One of the basic goals of the European Union for the coming decades is the economic development of Member States within the framework of a sustainable development model that takes into account not only the financial aspects of economic activity carried out by market participants, but also the impact of this activity on the environment, social issues and transparency of management. In connection with these goals, sustainable development has become an important element of the European legislation which constantly introduces new legal solutions to force market participants to change the current business model.
The basic tool that will be helpful in assessing market participants in terms of their activities in a sustainable manner is the obligation for entities to report non-financial information related to their activities.
The legal bases for non-financial reporting and sustainability criteria are regulated in many EU documents, such as the NFRD Directive (Directive 2014/95/EU of the European Parliament and of the Council of 22 October 2014 amending Directive 2013/34/EU as regards disclosure of non-financial and diversity information by certain large undertakings and groups).
It is worth remembering that intensive work is currently underway on the development of the European Sustainability Reporting Standard (PTF-ESRS). This work is being carried out by EFRAG (European Financial Reporting Advisory Group) and will result in documents containing clear and uniform guidelines on how to report and assess information in areas such as environmental, socio-employee and governance issues.
ESG are non-financial criteria on the basis of which non-financial information should be reported in the management reports of entities, which consists of the following criteria:
E – Environment,
S – Social responsibility,
G – Corporate governance.
Within these criteria, the management reports should contain information such as:
So far, the obligation to report non-financial information has applied mainly to financial market entities, but after the entry into force of Directive 2022/2464 of the European Parliament and of the Council (CSRD Directive) on 5 January 2023, the obligation to report non-financial information will soon apply to an increasing number of entities, also from outside the financial market.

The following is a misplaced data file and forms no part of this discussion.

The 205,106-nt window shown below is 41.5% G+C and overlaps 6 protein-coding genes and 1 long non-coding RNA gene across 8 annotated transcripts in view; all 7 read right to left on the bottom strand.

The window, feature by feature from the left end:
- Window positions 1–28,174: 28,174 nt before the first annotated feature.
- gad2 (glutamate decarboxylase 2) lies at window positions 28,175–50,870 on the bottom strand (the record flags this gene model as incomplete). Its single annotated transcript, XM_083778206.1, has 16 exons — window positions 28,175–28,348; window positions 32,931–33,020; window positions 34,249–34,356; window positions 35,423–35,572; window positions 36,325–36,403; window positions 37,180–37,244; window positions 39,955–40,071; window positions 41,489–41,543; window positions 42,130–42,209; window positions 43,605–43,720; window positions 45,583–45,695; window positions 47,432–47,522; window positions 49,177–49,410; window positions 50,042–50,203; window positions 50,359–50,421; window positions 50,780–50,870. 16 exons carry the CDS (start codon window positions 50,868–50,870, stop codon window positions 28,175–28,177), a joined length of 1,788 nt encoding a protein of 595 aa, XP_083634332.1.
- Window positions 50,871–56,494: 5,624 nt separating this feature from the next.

According to the new regulations, EU Member States, including Poland, should introduce the provisions necessary to implement CSDR Directive by 6 July 2024, and the rage of entities that will be obliged to report non-financial information will be significantly extended.
For the financial year 2024, public-interest entities that are large undertakings or parent undertakings of a large group will be required to report non-financial information if the number of employees in the financial year exceeds 500 persons and which at the balance sheet date exceed at least 2 of the following 3 criteria:
For the financial year 2025, other large entities (enterprises) or parent entities of a large group that exceed at least 2 of the following 3 criteria as at the balance sheet date will also be required to report non-financial information:
In the subsequent financial year, small and medium-sized enterprises that are public-interest entities if they meet the criteria set out in the CSRD Directive, small credit institutions, which are large or small and medium-sized public-interest entities, captive insurance and reinsurance companies, provided that they are large or medium-sized or small listed entities, will be required to report non-financial information.
Apart from regulations that directly introduce the obligation to report non-financial information on some entities, some entities that are not obliged to do so have already decided to do so. Entities disclose non-financial information not only for reputational reasons. Increasingly, financial institutions or other contractors of entities force such action, because when making a decision to start cooperation, they analyze not only the financial issues of a given entity, but more and more often pay attention to non-financial aspects of operations. Consumers, too, seeking to act with increasing awareness, choose products from individuals whose activities meet sustainability standards.
Though for the time being the obligation to report non-financial information covers a relatively small number of entities, in a short time it may turn out that entities will report this information voluntarily to maintain their position on the market. That is why it is so important that entities take action at this stage to prepare for reporting non-financial information.
Business law – see how we can help: